This “Whistleblower Spotlight” features Perdue chicken farmer Craig Watts, one of our candidates for 2015 Whistleblower of the Year. He is one of the 30,000 contract farmers in the U.S. who work with the handful of Big-Ag poultry producers, like Perdue Farms, that control what goes into the vast majority of chickens we eat. They also dictate how these chickens are treated. And after more than twenty years in the business, working on the farm that his family has owned since the 1700s, Watts decided he no longer could be silent in the face of what he saw as Perdue’s gross mistreatment of his feathery charges.
So in December 2014, he invited animal welfare group Compassion in World Farming to come to his farm and document first-hand the sordid conditions in which the 700,000 Perdue chickens he raises each year exist. According to Nicholas Kristof in a New York Times OpEd piece he wrote last year, Watts had an “attack of conscience” after seeing a promotional video by Perdue Chairman Jim Perdue in which he trumpets how humanely Perdue treats its chickens. “My jaw just dropped,” Watts said. “It couldn’t get any further from the truth.” After spending months with Watts investigating how Perdue really treats its chickens, Compassion in World Farming released its own video, exposing the real truth of the horrid life of a Perdue chicken.
The truth is not pretty. As Kristof described, the most shocking revelation of the video was “that the bellies of nearly all the chickens have lost their feathers and are raw, angry, red flesh . . . a huge, continuous bedsore.” This apparently stems from the tightly cramped quarters in which the chickens are housed with little room to move, let alone run around or roost as chickens are supposed to do. A very far cry from the “humanely raised” and “cage-free” narrative the company has bandied about to describe its birds. After the video went viral, with more than two million views, Perdue was forced to account for its alleged animal abuse and hypocrisy.
But Perdue did not take responsibility for and action against the wretched farm conditions Watts helped exposed. It went after Watts instead. Almost immediately after the video was released, Perdue went on the offensive claiming that any problems associated with how its chickens were treated at Watts’ farm was the result of Watts alone. It had nothing to do with any systemic problems associated with how Perdue directed its chickens be raised. Then came an onslaught of unannounced Perdue visits and “audits” and mandatory “retraining” in what Watts describes as an effort to intimidate and discredit him.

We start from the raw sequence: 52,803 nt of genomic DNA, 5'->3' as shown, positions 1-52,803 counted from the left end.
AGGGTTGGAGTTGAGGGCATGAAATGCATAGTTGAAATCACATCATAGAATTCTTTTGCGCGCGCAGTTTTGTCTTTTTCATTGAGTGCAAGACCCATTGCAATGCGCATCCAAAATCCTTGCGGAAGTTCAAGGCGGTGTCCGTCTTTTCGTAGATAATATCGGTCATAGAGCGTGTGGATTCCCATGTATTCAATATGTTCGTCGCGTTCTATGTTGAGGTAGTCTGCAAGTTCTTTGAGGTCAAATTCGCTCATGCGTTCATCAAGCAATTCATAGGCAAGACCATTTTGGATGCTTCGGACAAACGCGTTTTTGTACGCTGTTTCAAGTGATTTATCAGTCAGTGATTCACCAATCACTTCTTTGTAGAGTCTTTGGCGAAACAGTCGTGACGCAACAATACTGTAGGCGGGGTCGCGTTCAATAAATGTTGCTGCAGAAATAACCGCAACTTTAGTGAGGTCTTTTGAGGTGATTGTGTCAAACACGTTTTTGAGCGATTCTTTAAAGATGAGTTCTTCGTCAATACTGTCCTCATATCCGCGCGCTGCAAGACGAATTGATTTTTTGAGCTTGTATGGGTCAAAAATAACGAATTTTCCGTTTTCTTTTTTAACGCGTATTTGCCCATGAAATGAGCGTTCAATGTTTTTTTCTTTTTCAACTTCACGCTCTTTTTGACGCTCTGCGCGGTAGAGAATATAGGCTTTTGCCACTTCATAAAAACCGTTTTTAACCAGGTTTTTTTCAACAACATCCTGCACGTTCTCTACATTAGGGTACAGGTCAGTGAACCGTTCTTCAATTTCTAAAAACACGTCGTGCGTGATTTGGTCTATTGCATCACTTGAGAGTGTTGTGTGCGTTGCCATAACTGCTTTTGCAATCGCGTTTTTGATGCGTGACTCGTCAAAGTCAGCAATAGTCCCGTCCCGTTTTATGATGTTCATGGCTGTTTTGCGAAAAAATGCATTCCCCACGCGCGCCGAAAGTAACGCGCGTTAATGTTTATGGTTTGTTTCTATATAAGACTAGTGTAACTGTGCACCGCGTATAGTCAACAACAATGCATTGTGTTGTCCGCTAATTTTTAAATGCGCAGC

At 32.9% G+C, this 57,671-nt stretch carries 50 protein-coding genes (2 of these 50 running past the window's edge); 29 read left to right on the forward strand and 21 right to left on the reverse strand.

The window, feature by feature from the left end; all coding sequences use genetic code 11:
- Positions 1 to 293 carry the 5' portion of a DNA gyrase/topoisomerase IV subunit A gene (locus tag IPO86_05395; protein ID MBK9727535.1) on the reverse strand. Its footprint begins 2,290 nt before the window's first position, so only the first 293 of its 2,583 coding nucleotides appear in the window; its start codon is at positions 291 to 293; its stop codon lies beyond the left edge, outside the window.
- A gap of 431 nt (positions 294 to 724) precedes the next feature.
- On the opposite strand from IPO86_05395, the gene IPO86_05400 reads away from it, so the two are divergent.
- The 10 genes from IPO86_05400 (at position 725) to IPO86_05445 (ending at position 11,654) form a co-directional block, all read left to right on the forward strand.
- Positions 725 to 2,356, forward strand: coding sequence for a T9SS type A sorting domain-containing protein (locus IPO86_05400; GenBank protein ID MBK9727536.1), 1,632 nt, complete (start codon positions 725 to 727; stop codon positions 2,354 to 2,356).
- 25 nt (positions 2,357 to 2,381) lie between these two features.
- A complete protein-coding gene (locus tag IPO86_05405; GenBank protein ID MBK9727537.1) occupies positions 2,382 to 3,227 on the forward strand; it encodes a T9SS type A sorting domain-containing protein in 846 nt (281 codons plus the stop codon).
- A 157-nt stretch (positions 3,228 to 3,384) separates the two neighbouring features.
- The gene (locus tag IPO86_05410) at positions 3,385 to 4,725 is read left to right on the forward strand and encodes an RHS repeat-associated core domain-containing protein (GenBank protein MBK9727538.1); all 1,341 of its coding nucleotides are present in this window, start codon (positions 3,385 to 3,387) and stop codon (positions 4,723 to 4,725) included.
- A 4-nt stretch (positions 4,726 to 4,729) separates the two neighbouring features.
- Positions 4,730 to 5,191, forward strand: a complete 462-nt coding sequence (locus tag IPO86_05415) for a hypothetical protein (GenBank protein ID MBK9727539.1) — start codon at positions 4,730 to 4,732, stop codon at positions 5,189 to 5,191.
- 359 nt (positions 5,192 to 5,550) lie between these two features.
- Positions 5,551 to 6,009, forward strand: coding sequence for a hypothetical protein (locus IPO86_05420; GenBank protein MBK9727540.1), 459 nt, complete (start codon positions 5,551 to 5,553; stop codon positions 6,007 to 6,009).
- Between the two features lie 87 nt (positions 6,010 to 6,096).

Ultimately, Watts — with the assistance of the Government Accountability Project Food Integrity Campaign (FIC) — filed a whistleblower retaliation lawsuit against the company, claiming violations of the Food Safety Modernization Act. In announcing this unprecedented Big Poultry showdown, FIC Director Amanda Hitt pointedly highlighted the importance of Watts’ historic stand:
Craig Watts spoke out against misleading labels and food safety concerns and paid the price. His truth-telling is legally protected under a federal law that is meant to protect whistleblowers from the type of retaliation that Mr. Watts is now facing. Instead of retaliating against Craig Watts, Perdue should be listening to him and start implementing practices that are better for animals, farmers, and consumers.
While the ultimate whistleblower fate of Watts is still being played out, there is little question his brave crusade has taken hold. Not only has it stirred a strong public outcry for change, but other chicken farmers have joined the charge. Fellow Perdue contractor Rudy Howell has stepped up with a much heralded petition to protect whistleblowers like Watts trying to shine a light on an industry rife with wrongdoing. According to an FIC report on the petition, Howell corroborates Watts “who unveiled the extent that Perdue will go to silence truth-tellers.”
Even Perdue finally may be changing its tune. In a New York Time piece a few months ago reporting on Perdue’s decision to cut antibiotics use in its chickens, Jim Perdue admits “w]e need happier birds.” Some see the statement as an admission by Perdue that it needs to treat its chickens more humanely and a glimmer of hope that Perdue will finally take action. As reported in Food Safety News, “Perdue has perhaps begun an important and much-needed journey” in addressing the animal welfare issues that plague the industry. A journey powerfully paved by the courageous efforts of Whistleblower of the Year candidate Craig Watts.
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